Tender Prey – Nick Cave and The Bad Seeds


1988 – Mute

Post-Punk/ Alternative

Tenderprey
Nick Cave’s fifth studio album since forming the Bad Seeds is a tour de force of growling post-punk darkness. Kicking off with the poundingly evil drone of The Mercy Seat and not backing down on any of its antagonistic fronts from that point this album just delivers punch after punch of highly honed chaos and nightmare noise.

There’s just so much raw sound on this record for a listener to deal with that it becomes incredibly fascinating to draw out the threads of music that hide behind the wall of white-wash aural insanity. This is not to say, however, that Tender Prey is little more than a blaring sound machine. Quite the contrary in fact; Flood’s interesting production style on this album somehow creates an eerie amount of dead space in between each not while maintaining the wild frenetics of the sound. Tracks like Up Jumped The Devil and City Of Refuge, for example, are dripping with eerie space which allows them to conjure up their dark imagery with ease.

Production style and aural aesthetics, however, aren’t the main driving force behind this wonderful record as incredible as they are. No, it’s the solid songwriting and carefully crafted neo-gothic poetry that make Tender Prey the post-punk masterpiece that it is. Cave’s deep bellow of a voice switch carelessly between frantic shouts, growling evil, and pained lovelorn howls evoking all manner of psychotic tendencies and underlying pathos, and Harvey and Bargeld’s guitar lines drive each track relentlessly forward with their scratchy jangles and echo laden dins. I mean, these guys even manage to make the doo-wop tune Deanna into some kind of Shakespearian cabaret through their theatrically flailing performances.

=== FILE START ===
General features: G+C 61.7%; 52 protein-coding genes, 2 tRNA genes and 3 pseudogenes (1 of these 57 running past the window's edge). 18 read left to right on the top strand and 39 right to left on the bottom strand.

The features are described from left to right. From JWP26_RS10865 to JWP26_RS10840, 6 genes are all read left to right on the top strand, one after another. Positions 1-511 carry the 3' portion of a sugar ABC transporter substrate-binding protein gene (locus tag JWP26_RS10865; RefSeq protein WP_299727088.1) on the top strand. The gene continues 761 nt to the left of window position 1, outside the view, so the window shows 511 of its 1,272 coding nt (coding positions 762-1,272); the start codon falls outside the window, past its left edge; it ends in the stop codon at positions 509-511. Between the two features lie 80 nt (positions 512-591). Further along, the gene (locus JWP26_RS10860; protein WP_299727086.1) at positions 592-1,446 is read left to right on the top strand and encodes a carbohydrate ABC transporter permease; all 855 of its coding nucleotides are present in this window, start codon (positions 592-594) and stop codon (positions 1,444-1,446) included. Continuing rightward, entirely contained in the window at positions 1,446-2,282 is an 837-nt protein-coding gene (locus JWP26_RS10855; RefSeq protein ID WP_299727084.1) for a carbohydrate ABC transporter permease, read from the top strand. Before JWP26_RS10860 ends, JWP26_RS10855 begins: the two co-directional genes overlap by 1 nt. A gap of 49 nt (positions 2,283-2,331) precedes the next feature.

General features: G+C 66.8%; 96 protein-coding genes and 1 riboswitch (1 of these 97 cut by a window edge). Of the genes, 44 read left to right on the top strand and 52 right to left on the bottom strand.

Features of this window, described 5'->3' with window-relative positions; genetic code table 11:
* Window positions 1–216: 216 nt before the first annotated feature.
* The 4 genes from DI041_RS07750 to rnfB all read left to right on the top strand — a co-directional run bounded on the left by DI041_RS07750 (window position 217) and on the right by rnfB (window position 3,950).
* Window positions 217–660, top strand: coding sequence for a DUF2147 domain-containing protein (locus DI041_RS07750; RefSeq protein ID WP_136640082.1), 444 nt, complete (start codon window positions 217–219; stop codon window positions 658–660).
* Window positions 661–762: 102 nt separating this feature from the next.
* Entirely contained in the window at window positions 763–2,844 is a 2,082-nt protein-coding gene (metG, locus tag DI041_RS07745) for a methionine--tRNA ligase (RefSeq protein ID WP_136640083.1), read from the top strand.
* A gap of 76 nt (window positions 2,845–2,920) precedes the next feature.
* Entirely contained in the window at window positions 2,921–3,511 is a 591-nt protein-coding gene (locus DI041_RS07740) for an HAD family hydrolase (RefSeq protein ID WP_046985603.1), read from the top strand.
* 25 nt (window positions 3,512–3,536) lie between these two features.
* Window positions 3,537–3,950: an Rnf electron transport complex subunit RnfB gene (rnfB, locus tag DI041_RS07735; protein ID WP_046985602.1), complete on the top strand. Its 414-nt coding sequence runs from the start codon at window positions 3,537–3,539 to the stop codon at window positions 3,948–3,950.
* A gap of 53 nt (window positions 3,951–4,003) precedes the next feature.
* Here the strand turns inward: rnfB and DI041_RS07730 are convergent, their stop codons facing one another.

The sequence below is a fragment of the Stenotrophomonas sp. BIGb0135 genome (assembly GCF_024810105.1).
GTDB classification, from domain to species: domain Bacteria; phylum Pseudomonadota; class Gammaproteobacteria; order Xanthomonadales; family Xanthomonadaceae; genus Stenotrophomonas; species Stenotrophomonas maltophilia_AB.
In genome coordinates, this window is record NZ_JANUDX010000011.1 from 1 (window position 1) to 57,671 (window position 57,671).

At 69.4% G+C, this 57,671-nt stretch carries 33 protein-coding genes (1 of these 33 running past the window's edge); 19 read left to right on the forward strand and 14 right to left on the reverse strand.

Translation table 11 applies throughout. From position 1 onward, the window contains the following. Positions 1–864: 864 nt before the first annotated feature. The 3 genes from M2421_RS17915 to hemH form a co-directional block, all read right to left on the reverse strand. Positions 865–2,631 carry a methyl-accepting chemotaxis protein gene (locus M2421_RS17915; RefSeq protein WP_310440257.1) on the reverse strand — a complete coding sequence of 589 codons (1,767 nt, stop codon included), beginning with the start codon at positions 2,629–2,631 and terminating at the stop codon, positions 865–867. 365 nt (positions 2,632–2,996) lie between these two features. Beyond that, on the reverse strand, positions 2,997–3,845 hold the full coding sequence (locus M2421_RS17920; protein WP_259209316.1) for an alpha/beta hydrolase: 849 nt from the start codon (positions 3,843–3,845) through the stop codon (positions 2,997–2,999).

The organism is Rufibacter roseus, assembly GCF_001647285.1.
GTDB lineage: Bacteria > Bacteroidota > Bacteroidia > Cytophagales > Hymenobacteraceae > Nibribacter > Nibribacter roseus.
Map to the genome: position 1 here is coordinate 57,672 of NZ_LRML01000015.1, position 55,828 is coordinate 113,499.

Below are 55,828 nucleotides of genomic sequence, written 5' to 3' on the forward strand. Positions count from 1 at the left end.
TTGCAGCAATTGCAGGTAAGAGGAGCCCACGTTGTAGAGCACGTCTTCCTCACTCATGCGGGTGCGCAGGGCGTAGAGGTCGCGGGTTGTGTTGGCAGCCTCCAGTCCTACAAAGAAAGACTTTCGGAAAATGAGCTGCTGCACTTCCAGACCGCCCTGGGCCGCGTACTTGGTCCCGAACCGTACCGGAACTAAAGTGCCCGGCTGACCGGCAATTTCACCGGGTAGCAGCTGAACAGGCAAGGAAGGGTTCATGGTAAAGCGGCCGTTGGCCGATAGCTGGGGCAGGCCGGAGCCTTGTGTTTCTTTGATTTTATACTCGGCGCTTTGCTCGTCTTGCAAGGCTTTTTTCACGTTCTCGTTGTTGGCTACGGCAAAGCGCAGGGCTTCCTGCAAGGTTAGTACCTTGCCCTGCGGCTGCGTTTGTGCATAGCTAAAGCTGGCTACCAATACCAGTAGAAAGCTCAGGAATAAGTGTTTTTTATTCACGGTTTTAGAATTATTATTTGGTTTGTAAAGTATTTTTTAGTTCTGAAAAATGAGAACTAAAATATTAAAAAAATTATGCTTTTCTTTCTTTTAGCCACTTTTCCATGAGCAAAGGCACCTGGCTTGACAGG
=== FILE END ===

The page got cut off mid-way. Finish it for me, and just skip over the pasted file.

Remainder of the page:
I think, however, one of the main things that makes this record stand out in particular against their back-catalogue of post-punk frenzy is the fact that with Tender Prey the Bad Seeds have finally managed to combine their Iggy Pop punk sensibilities with their Johnny Cash folk musings in a way that actually makes sense. I mean, 1986’s tragic cover record “Kicking Against The Pricks” tried so hard to live up to the sounds of their idols that it failed to really do either, but with this record they seem to have finally figured out how to wrangle to two genres similarities into some kind of workable unison.

It also helps that Cave seems to have found his own voice on this record, rather than reiterating his pale imitations of various blues and country singers. There is a surprising undertone of sincerity in all of his vocals on this record that really can’t be heard on the previous release. I mean, The Birthday Party was certainly full of pathos and power, but it was always hard to believe that Cave was doing anything more than a mere performance of some manic punk character. Of course, Tender Prey doesn’t reach the stark openness of something like The Boatman’s Call, but at least he seems to have found a way to meld his manifold characters into his own troubled personality so as to make the two qualities almost indistinguishable.

So, in summation, I would say that Tender Prey is a brilliant record. It is definitely one of the highlights of Cave’s early career (still a standout when his whole oeuvre is taken into consideration) and also one of the highlights of the whole post-punk ere. I mean, this kind of thoughtfulness and clarity is far beyond anything that bands like Bauhaus or The Cure were producing at the same time, and Cave’s music is certainly less mopy, which is always nice.

RATING: A-

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2 thoughts on “Tender Prey – Nick Cave and The Bad Seeds

  1. Pingback: From Her To Eternity – Nick Cave and The Bad Seeds | Lachlan J. Faces The Music

  2. Pingback: Top Picks Of November 2013 | Lachlan J. Faces The Music

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